Sunday, 1 July 2018

GOING TO THE DENTIST'S AS A KID: A NEW POEM...

Going To the Dentist’s As A Kid

It was clinical,
Exacerbated by the creams
And high-pitched screams
By the imposing and invasive machinery.
It was odorous,
Aggravated by the drilling
And inserting of a filling,
In the distressing and abrasive surgery…

It was horrific,
Infiltrated by the gas
And stinking rubber mask
From the anaesthetic’s oppressive sedation.
It was fearsome,
Accelerated by the waiting
And nervous anticipating
Of ‘The Butcher’s’ defective abomination… 

Pete Ray
June 2018
MY DENTIST'S SURGERY AS A KID...

Dr Liggins, ‘The Butcher’ as he was known, would be my first dentist in Ward End, Birmingham, near the Pelham Arms inn.

The gas mask to put one to sleep during an extraction procedure, was a horror and I always felt like I was returning to consciousness down through the surgery’s ceiling afterwards.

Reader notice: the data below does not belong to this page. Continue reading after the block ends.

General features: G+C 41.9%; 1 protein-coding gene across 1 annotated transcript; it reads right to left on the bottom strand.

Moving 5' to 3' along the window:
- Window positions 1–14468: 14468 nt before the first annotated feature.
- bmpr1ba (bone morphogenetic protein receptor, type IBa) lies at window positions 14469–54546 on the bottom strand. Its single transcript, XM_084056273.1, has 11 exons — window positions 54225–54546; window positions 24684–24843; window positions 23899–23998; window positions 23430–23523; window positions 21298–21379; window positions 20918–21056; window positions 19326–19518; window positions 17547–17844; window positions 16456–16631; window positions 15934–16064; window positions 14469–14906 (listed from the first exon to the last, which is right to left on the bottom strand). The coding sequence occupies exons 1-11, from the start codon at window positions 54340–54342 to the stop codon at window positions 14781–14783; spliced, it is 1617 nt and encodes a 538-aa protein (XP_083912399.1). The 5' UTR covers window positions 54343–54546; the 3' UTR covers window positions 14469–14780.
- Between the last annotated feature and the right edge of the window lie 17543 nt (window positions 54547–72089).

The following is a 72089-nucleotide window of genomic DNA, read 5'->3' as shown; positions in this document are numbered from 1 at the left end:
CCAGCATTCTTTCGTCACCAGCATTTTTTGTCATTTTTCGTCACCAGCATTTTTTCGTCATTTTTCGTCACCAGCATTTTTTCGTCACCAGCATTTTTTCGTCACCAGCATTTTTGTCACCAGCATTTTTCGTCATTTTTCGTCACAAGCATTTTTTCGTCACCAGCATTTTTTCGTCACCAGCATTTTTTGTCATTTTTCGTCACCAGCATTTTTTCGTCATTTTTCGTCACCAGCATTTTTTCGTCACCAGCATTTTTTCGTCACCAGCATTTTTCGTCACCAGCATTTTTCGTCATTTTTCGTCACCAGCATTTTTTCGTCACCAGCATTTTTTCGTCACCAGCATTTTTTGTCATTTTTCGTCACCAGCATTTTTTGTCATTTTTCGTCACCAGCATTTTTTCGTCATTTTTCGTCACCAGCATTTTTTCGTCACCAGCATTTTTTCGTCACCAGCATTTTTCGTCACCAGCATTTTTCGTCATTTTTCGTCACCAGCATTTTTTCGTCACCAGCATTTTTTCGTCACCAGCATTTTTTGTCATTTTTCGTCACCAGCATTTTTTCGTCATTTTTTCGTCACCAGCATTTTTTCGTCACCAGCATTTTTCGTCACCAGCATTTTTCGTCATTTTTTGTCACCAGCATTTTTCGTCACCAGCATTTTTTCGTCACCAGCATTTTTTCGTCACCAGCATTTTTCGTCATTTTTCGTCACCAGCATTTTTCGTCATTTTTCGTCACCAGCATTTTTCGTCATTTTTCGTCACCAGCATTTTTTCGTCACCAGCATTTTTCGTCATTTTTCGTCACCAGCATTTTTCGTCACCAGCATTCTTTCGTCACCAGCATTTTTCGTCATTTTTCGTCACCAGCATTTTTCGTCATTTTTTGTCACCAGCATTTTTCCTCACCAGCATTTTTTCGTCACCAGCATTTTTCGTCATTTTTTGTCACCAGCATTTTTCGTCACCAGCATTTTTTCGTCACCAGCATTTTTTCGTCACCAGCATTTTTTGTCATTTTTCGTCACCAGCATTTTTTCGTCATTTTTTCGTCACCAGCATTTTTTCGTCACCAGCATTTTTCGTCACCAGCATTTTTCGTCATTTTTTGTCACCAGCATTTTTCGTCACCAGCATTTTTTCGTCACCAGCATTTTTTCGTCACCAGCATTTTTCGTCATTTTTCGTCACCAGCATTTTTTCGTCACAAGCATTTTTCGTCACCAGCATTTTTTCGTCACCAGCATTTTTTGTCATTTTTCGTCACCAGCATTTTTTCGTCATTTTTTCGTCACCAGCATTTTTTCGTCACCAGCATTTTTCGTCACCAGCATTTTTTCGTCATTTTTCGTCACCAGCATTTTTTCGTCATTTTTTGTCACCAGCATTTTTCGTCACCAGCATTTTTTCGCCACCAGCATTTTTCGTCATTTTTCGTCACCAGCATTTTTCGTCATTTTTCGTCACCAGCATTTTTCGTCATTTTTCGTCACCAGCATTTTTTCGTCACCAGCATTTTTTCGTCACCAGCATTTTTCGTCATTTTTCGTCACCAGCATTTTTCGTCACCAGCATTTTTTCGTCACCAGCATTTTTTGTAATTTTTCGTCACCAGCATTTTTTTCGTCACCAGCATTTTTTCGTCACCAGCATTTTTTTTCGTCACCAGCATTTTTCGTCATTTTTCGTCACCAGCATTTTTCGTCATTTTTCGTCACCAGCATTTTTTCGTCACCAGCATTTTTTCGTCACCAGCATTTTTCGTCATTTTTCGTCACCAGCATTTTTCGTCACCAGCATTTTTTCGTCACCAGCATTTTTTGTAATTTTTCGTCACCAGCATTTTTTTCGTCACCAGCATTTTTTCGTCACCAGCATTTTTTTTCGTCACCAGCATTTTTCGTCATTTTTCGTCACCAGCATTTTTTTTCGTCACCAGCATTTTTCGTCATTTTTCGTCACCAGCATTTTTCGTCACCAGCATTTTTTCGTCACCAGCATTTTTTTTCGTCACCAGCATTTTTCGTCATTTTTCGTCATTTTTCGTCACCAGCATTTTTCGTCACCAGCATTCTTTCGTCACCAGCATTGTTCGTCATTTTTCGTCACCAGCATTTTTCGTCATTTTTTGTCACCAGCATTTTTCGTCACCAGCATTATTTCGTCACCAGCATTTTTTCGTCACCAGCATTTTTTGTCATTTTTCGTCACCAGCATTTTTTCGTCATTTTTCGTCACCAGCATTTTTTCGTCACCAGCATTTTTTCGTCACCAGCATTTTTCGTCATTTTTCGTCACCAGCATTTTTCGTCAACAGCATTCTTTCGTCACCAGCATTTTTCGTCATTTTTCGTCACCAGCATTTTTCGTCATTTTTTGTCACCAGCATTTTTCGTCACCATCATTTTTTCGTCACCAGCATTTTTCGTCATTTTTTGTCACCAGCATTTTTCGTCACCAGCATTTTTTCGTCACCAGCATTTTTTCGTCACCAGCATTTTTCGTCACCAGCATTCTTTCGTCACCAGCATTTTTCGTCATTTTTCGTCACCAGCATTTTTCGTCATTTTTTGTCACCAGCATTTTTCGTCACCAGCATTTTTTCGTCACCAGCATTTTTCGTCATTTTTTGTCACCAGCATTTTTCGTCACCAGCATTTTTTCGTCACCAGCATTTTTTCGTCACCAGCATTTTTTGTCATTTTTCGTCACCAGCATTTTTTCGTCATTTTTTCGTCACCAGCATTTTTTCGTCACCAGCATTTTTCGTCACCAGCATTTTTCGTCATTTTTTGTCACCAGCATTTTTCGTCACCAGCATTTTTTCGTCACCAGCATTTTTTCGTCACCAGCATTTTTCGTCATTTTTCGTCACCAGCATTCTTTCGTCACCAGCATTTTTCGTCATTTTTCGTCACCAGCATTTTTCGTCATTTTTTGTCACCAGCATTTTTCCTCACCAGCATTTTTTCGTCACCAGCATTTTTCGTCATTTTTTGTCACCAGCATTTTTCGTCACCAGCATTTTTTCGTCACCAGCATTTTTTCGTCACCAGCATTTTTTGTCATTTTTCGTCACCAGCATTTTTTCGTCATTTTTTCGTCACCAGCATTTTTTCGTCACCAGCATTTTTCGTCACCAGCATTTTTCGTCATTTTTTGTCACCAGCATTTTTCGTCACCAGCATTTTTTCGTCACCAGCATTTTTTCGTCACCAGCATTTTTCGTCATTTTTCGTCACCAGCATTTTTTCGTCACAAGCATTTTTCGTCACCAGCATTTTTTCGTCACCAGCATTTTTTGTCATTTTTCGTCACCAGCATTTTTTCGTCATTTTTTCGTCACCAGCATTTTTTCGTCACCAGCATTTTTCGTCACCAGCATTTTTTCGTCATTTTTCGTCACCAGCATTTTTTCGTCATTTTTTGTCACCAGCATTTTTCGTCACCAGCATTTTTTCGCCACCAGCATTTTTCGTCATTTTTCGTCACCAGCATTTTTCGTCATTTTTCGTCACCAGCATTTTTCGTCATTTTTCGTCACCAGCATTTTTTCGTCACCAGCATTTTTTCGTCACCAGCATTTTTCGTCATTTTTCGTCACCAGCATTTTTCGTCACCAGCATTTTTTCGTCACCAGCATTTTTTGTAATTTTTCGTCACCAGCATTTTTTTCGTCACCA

I once asked Dr Liggins what the tooth-cleaning brush felt like to the touch but his response was to place it on the back of my right hand, which drew blood.

Ah, ‘The Butcher’…


Strangely, his brother operated on my bunions some years back and he too drew blood, lots of it, during two operations whereby I was fully awake and could feel an electric saw shaking the anaesthetised foot being operated upon, as it sliced away unwanted bone… 

No comments:

Post a Comment